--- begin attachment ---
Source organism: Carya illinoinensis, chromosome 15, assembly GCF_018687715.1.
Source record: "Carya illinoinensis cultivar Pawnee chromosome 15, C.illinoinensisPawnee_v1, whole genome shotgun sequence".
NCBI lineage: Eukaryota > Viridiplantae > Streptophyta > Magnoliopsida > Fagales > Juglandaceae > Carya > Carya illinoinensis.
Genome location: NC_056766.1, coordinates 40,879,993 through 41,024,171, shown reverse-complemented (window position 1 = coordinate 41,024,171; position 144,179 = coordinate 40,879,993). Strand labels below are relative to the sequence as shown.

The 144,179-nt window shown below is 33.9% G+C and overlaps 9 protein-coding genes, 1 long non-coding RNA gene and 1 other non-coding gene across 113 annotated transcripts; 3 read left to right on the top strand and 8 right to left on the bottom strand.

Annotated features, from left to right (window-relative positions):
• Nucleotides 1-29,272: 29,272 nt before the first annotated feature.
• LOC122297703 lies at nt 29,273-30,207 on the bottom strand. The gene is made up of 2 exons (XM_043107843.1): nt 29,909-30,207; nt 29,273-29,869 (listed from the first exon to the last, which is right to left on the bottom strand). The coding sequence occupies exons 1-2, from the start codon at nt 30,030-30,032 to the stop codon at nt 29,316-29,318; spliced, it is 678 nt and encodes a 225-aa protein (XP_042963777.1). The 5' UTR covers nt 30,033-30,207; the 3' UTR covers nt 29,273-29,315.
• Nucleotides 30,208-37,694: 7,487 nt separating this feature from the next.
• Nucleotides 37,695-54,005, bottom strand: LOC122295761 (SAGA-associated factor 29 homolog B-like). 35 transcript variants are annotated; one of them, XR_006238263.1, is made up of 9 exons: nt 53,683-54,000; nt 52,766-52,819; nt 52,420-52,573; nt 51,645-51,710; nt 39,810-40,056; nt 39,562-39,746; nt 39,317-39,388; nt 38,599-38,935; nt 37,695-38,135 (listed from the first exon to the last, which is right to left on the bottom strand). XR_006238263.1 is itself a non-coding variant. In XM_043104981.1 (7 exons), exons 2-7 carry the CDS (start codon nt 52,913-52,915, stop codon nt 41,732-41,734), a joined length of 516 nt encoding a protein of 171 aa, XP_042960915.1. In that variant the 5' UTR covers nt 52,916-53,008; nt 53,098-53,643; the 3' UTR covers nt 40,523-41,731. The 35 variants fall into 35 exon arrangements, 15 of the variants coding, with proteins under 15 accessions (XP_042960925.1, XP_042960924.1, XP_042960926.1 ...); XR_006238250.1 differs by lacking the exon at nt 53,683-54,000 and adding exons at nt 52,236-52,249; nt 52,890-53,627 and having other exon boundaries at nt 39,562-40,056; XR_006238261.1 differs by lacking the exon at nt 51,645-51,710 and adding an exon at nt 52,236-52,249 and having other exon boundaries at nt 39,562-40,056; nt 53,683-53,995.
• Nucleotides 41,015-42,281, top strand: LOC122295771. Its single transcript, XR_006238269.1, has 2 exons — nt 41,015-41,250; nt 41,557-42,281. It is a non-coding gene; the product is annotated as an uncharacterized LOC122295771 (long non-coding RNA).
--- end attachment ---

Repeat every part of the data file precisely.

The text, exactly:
Source organism: Carya illinoinensis, chromosome 15, assembly GCF_018687715.1.
Source record: "Carya illinoinensis cultivar Pawnee chromosome 15, C.illinoinensisPawnee_v1, whole genome shotgun sequence".
NCBI lineage: Eukaryota > Viridiplantae > Streptophyta > Magnoliopsida > Fagales > Juglandaceae > Carya > Carya illinoinensis.
Genome location: NC_056766.1, coordinates 40,879,993 through 41,024,171, shown reverse-complemented (window position 1 = coordinate 41,024,171; position 144,179 = coordinate 40,879,993). Strand labels below are relative to the sequence as shown.

The 144,179-nt window shown below is 33.9% G+C and overlaps 9 protein-coding genes, 1 long non-coding RNA gene and 1 other non-coding gene across 113 annotated transcripts; 3 read left to right on the top strand and 8 right to left on the bottom strand.

Annotated features, from left to right (window-relative positions):
• Nucleotides 1-29,272: 29,272 nt before the first annotated feature.
• LOC122297703 lies at nt 29,273-30,207 on the bottom strand. The gene is made up of 2 exons (XM_043107843.1): nt 29,909-30,207; nt 29,273-29,869 (listed from the first exon to the last, which is right to left on the bottom strand). The coding sequence occupies exons 1-2, from the start codon at nt 30,030-30,032 to the stop codon at nt 29,316-29,318; spliced, it is 678 nt and encodes a 225-aa protein (XP_042963777.1). The 5' UTR covers nt 30,033-30,207; the 3' UTR covers nt 29,273-29,315.
• Nucleotides 30,208-37,694: 7,487 nt separating this feature from the next.
• Nucleotides 37,695-54,005, bottom strand: LOC122295761 (SAGA-associated factor 29 homolog B-like). 35 transcript variants are annotated; one of them, XR_006238263.1, is made up of 9 exons: nt 53,683-54,000; nt 52,766-52,819; nt 52,420-52,573; nt 51,645-51,710; nt 39,810-40,056; nt 39,562-39,746; nt 39,317-39,388; nt 38,599-38,935; nt 37,695-38,135 (listed from the first exon to the last, which is right to left on the bottom strand). XR_006238263.1 is itself a non-coding variant. In XM_043104981.1 (7 exons), exons 2-7 carry the CDS (start codon nt 52,913-52,915, stop codon nt 41,732-41,734), a joined length of 516 nt encoding a protein of 171 aa, XP_042960915.1. In that variant the 5' UTR covers nt 52,916-53,008; nt 53,098-53,643; the 3' UTR covers nt 40,523-41,731. The 35 variants fall into 35 exon arrangements, 15 of the variants coding, with proteins under 15 accessions (XP_042960925.1, XP_042960924.1, XP_042960926.1 ...); XR_006238250.1 differs by lacking the exon at nt 53,683-54,000 and adding exons at nt 52,236-52,249; nt 52,890-53,627 and having other exon boundaries at nt 39,562-40,056; XR_006238261.1 differs by lacking the exon at nt 51,645-51,710 and adding an exon at nt 52,236-52,249 and having other exon boundaries at nt 39,562-40,056; nt 53,683-53,995.
• Nucleotides 41,015-42,281, top strand: LOC122295771. Its single transcript, XR_006238269.1, has 2 exons — nt 41,015-41,250; nt 41,557-42,281. It is a non-coding gene; the product is annotated as an uncharacterized LOC122295771 (long non-coding RNA).